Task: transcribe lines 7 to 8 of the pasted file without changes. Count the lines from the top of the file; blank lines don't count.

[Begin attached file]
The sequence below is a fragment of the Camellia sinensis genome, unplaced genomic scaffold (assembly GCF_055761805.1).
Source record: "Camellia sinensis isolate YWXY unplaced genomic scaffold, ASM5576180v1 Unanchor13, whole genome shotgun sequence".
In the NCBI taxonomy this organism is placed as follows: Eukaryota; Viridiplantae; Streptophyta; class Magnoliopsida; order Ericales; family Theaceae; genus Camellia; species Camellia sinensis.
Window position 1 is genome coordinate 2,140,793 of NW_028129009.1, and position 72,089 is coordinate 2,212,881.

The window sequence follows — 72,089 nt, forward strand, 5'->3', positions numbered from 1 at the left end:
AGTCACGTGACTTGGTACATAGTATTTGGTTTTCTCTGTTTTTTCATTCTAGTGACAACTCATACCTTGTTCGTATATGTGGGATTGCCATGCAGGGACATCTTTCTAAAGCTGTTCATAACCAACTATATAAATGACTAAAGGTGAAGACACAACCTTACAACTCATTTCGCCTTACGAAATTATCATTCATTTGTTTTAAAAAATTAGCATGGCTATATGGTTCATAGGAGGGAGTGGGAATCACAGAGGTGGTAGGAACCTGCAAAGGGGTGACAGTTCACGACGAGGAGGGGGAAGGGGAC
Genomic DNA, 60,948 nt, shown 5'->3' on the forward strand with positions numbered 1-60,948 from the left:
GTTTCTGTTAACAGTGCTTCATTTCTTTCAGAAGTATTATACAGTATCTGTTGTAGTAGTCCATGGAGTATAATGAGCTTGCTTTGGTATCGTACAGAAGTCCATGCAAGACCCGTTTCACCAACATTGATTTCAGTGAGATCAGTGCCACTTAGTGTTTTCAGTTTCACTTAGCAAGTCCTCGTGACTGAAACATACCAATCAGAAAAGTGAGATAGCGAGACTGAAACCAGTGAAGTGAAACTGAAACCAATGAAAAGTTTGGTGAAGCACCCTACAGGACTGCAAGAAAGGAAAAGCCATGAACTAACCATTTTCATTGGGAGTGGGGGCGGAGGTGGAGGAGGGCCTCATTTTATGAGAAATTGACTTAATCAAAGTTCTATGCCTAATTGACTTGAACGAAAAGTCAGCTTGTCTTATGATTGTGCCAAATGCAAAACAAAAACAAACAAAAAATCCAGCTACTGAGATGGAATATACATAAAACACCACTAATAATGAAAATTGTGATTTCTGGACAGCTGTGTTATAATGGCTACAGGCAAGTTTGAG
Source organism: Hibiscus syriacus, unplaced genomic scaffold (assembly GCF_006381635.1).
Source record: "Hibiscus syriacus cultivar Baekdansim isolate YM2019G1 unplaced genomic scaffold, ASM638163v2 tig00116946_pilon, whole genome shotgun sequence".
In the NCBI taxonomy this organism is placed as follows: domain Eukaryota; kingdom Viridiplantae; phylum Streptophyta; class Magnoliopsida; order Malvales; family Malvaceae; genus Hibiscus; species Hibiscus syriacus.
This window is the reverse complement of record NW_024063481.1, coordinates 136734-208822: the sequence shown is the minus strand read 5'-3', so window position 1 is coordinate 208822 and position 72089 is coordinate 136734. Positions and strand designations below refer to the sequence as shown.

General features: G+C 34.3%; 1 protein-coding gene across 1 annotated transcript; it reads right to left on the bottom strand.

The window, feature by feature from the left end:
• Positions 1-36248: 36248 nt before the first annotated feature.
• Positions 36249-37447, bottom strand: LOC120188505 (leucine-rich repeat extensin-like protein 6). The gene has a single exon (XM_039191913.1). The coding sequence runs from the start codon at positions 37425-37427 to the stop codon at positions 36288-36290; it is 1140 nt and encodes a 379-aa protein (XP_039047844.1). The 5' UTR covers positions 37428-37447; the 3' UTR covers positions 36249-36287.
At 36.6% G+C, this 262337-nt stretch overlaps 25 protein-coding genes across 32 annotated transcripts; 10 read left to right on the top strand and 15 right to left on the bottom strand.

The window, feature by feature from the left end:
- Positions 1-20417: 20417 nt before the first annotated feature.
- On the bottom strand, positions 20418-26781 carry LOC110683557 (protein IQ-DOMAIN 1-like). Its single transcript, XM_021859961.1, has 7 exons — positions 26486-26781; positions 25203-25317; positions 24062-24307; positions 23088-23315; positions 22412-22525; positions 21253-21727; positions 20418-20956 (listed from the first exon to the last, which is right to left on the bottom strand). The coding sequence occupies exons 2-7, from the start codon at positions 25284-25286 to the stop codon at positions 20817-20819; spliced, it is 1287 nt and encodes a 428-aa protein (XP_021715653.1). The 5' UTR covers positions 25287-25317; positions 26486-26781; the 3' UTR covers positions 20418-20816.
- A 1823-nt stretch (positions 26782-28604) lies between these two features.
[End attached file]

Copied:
Genomic DNA, 60,948 nt, shown 5'->3' on the forward strand with positions numbered 1-60,948 from the left:
GTTTCTGTTAACAGTGCTTCATTTCTTTCAGAAGTATTATACAGTATCTGTTGTAGTAGTCCATGGAGTATAATGAGCTTGCTTTGGTATCGTACAGAAGTCCATGCAAGACCCGTTTCACCAACATTGATTTCAGTGAGATCAGTGCCACTTAGTGTTTTCAGTTTCACTTAGCAAGTCCTCGTGACTGAAACATACCAATCAGAAAAGTGAGATAGCGAGACTGAAACCAGTGAAGTGAAACTGAAACCAATGAAAAGTTTGGTGAAGCACCCTACAGGACTGCAAGAAAGGAAAAGCCATGAACTAACCATTTTCATTGGGAGTGGGGGCGGAGGTGGAGGAGGGCCTCATTTTATGAGAAATTGACTTAATCAAAGTTCTATGCCTAATTGACTTGAACGAAAAGTCAGCTTGTCTTATGATTGTGCCAAATGCAAAACAAAAACAAACAAAAAATCCAGCTACTGAGATGGAATATACATAAAACACCACTAATAATGAAAATTGTGATTTCTGGACAGCTGTGTTATAATGGCTACAGGCAAGTTTGAG